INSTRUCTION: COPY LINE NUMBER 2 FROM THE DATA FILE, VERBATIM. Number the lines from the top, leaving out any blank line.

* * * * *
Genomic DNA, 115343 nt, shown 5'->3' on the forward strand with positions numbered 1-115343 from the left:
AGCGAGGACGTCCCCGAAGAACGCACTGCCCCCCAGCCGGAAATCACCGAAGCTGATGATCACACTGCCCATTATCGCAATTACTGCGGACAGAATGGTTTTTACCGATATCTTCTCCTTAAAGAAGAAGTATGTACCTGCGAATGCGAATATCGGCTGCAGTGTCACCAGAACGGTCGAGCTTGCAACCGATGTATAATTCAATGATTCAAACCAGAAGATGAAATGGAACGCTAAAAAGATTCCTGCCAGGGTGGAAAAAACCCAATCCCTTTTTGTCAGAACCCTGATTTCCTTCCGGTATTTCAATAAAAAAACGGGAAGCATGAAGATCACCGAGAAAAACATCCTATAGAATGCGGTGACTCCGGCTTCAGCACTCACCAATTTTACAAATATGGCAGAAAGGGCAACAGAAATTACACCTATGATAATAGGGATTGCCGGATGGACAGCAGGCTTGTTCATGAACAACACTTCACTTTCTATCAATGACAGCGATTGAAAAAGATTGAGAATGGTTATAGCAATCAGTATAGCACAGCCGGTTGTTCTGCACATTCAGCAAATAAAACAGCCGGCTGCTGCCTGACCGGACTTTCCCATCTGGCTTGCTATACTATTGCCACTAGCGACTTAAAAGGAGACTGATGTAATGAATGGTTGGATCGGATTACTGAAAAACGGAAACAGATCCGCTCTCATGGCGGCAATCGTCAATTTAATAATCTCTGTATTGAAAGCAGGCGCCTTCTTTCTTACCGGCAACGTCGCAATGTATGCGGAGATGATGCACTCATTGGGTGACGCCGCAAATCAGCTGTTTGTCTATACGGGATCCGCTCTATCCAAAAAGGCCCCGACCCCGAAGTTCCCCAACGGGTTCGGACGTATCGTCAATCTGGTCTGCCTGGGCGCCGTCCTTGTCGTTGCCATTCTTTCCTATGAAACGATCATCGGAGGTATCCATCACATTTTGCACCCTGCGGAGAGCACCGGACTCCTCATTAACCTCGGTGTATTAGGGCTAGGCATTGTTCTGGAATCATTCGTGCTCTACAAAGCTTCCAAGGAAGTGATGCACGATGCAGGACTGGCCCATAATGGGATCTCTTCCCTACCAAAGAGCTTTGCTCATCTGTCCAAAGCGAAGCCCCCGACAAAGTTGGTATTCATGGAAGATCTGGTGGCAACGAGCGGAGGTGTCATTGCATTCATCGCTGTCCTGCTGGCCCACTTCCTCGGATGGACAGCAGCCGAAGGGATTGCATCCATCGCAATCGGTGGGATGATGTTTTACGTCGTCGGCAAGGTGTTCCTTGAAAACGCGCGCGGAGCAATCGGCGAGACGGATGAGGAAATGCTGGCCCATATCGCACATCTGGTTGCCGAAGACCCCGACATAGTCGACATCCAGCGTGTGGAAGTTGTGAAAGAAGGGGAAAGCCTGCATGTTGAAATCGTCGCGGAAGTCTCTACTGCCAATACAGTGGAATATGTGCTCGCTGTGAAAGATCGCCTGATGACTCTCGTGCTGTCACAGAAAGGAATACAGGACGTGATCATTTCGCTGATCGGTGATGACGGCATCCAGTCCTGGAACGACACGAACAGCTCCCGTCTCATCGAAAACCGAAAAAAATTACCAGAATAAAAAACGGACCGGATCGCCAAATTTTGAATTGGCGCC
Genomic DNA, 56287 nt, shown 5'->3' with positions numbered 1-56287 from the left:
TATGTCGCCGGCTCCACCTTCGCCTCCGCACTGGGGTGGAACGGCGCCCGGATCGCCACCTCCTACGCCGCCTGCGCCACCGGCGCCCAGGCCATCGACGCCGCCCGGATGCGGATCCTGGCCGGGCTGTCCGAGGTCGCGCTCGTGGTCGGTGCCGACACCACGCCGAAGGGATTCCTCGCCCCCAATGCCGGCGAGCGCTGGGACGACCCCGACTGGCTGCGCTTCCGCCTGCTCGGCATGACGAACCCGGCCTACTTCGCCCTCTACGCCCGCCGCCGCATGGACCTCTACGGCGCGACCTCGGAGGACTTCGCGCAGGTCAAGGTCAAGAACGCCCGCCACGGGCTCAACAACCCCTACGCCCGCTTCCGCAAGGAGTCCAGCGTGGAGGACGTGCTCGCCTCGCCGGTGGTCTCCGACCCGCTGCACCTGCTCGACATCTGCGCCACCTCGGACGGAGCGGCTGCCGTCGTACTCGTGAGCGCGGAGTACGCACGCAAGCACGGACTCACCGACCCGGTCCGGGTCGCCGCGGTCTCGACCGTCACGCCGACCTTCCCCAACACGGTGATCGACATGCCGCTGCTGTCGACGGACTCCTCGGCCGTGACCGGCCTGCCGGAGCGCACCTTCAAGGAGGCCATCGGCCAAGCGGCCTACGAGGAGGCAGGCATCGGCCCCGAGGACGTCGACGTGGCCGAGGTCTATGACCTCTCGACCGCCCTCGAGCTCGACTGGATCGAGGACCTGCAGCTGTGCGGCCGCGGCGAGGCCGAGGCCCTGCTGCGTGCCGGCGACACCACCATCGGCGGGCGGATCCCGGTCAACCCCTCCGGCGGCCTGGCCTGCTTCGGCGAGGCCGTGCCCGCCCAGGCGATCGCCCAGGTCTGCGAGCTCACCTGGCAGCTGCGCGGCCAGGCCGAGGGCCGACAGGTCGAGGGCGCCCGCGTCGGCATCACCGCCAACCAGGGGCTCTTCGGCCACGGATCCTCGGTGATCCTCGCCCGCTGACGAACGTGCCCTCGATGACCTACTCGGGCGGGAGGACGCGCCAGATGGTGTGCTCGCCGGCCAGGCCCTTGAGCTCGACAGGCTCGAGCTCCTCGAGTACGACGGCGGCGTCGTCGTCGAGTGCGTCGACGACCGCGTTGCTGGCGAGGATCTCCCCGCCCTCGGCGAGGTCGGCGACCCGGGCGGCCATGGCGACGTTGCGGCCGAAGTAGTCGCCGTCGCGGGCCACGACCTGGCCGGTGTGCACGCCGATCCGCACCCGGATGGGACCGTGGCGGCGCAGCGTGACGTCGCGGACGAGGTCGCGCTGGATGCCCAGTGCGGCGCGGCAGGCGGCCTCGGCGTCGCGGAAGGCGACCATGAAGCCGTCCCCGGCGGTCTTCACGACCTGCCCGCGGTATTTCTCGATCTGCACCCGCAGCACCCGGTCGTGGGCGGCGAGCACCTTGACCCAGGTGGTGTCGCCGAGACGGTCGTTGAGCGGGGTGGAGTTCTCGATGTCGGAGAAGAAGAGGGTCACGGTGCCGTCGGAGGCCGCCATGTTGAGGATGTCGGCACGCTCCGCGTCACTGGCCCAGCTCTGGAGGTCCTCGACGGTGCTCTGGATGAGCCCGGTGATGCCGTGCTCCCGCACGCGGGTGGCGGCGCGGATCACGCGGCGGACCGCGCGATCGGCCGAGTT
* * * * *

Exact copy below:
AGCGAGGACGTCCCCGAAGAACGCACTGCCCCCCAGCCGGAAATCACCGAAGCTGATGATCACACTGCCCATTATCGCAATTACTGCGGACAGAATGGTTTTTACCGATATCTTCTCCTTAAAGAAGAAGTATGTACCTGCGAATGCGAATATCGGCTGCAGTGTCACCAGAACGGTCGAGCTTGCAACCGATGTATAATTCAATGATTCAAACCAGAAGATGAAATGGAACGCTAAAAAGATTCCTGCCAGGGTGGAAAAAACCCAATCCCTTTTTGTCAGAACCCTGATTTCCTTCCGGTATTTCAATAAAAAAACGGGAAGCATGAAGATCACCGAGAAAAACATCCTATAGAATGCGGTGACTCCGGCTTCAGCACTCACCAATTTTACAAATATGGCAGAAAGGGCAACAGAAATTACACCTATGATAATAGGGATTGCCGGATGGACAGCAGGCTTGTTCATGAACAACACTTCACTTTCTATCAATGACAGCGATTGAAAAAGATTGAGAATGGTTATAGCAATCAGTATAGCACAGCCGGTTGTTCTGCACATTCAGCAAATAAAACAGCCGGCTGCTGCCTGACCGGACTTTCCCATCTGGCTTGCTATACTATTGCCACTAGCGACTTAAAAGGAGACTGATGTAATGAATGGTTGGATCGGATTACTGAAAAACGGAAACAGATCCGCTCTCATGGCGGCAATCGTCAATTTAATAATCTCTGTATTGAAAGCAGGCGCCTTCTTTCTTACCGGCAACGTCGCAATGTATGCGGAGATGATGCACTCATTGGGTGACGCCGCAAATCAGCTGTTTGTCTATACGGGATCCGCTCTATCCAAAAAGGCCCCGACCCCGAAGTTCCCCAACGGGTTCGGACGTATCGTCAATCTGGTCTGCCTGGGCGCCGTCCTTGTCGTTGCCATTCTTTCCTATGAAACGATCATCGGAGGTATCCATCACATTTTGCACCCTGCGGAGAGCACCGGACTCCTCATTAACCTCGGTGTATTAGGGCTAGGCATTGTTCTGGAATCATTCGTGCTCTACAAAGCTTCCAAGGAAGTGATGCACGATGCAGGACTGGCCCATAATGGGATCTCTTCCCTACCAAAGAGCTTTGCTCATCTGTCCAAAGCGAAGCCCCCGACAAAGTTGGTATTCATGGAAGATCTGGTGGCAACGAGCGGAGGTGTCATTGCATTCATCGCTGTCCTGCTGGCCCACTTCCTCGGATGGACAGCAGCCGAAGGGATTGCATCCATCGCAATCGGTGGGATGATGTTTTACGTCGTCGGCAAGGTGTTCCTTGAAAACGCGCGCGGAGCAATCGGCGAGACGGATGAGGAAATGCTGGCCCATATCGCACATCTGGTTGCCGAAGACCCCGACATAGTCGACATCCAGCGTGTGGAAGTTGTGAAAGAAGGGGAAAGCCTGCATGTTGAAATCGTCGCGGAAGTCTCTACTGCCAATACAGTGGAATATGTGCTCGCTGTGAAAGATCGCCTGATGACTCTCGTGCTGTCACAGAAAGGAATACAGGACGTGATCATTTCGCTGATCGGTGATGACGGCATCCAGTCCTGGAACGACACGAACAGCTCCCGTCTCATCGAAAACCGAAAAAAATTACCAGAATAAAAAACGGACCGGATCGCCAAATTTTGAATTGGCGCC